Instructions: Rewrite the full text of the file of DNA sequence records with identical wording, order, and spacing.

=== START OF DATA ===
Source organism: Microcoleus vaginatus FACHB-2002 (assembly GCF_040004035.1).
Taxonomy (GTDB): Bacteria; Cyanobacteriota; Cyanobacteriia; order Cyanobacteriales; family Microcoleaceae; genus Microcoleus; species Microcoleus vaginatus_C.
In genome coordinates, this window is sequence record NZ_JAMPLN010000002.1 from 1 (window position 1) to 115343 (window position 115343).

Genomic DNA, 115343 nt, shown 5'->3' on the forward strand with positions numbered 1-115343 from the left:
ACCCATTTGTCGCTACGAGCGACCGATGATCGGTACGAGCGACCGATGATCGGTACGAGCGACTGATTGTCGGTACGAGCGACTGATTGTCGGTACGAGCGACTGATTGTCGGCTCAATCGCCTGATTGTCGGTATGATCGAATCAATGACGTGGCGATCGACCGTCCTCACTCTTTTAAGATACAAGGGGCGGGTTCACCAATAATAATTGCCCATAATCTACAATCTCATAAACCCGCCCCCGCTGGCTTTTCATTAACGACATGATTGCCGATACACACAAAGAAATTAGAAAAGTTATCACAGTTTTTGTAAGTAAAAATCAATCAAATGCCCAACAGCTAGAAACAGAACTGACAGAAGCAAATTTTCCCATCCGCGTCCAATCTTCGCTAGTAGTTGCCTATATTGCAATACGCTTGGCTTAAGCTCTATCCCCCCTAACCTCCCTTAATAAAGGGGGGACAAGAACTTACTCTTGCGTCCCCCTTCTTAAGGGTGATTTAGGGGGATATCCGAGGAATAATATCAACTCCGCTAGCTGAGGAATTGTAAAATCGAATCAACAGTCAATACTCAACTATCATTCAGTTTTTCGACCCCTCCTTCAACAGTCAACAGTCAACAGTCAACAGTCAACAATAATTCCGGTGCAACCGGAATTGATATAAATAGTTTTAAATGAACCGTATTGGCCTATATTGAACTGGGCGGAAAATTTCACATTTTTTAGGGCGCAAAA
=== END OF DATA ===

Source organism: Microcoleus vaginatus FACHB-2002 (assembly GCF_040004035.1).
Taxonomy (GTDB): Bacteria; Cyanobacteriota; Cyanobacteriia; order Cyanobacteriales; family Microcoleaceae; genus Microcoleus; species Microcoleus vaginatus_C.
In genome coordinates, this window is sequence record NZ_JAMPLN010000002.1 from 1 (window position 1) to 115343 (window position 115343).

Genomic DNA, 115343 nt, shown 5'->3' on the forward strand with positions numbered 1-115343 from the left:
ACCCATTTGTCGCTACGAGCGACCGATGATCGGTACGAGCGACCGATGATCGGTACGAGCGACTGATTGTCGGTACGAGCGACTGATTGTCGGTACGAGCGACTGATTGTCGGCTCAATCGCCTGATTGTCGGTATGATCGAATCAATGACGTGGCGATCGACCGTCCTCACTCTTTTAAGATACAAGGGGCGGGTTCACCAATAATAATTGCCCATAATCTACAATCTCATAAACCCGCCCCCGCTGGCTTTTCATTAACGACATGATTGCCGATACACACAAAGAAATTAGAAAAGTTATCACAGTTTTTGTAAGTAAAAATCAATCAAATGCCCAACAGCTAGAAACAGAACTGACAGAAGCAAATTTTCCCATCCGCGTCCAATCTTCGCTAGTAGTTGCCTATATTGCAATACGCTTGGCTTAAGCTCTATCCCCCCTAACCTCCCTTAATAAAGGGGGGACAAGAACTTACTCTTGCGTCCCCCTTCTTAAGGGTGATTTAGGGGGATATCCGAGGAATAATATCAACTCCGCTAGCTGAGGAATTGTAAAATCGAATCAACAGTCAATACTCAACTATCATTCAGTTTTTCGACCCCTCCTTCAACAGTCAACAGTCAACAGTCAACAGTCAACAATAATTCCGGTGCAACCGGAATTGATATAAATAGTTTTAAATGAACCGTATTGGCCTATATTGAACTGGGCGGAAAATTTCACATTTTTTAGGGCGCAAAA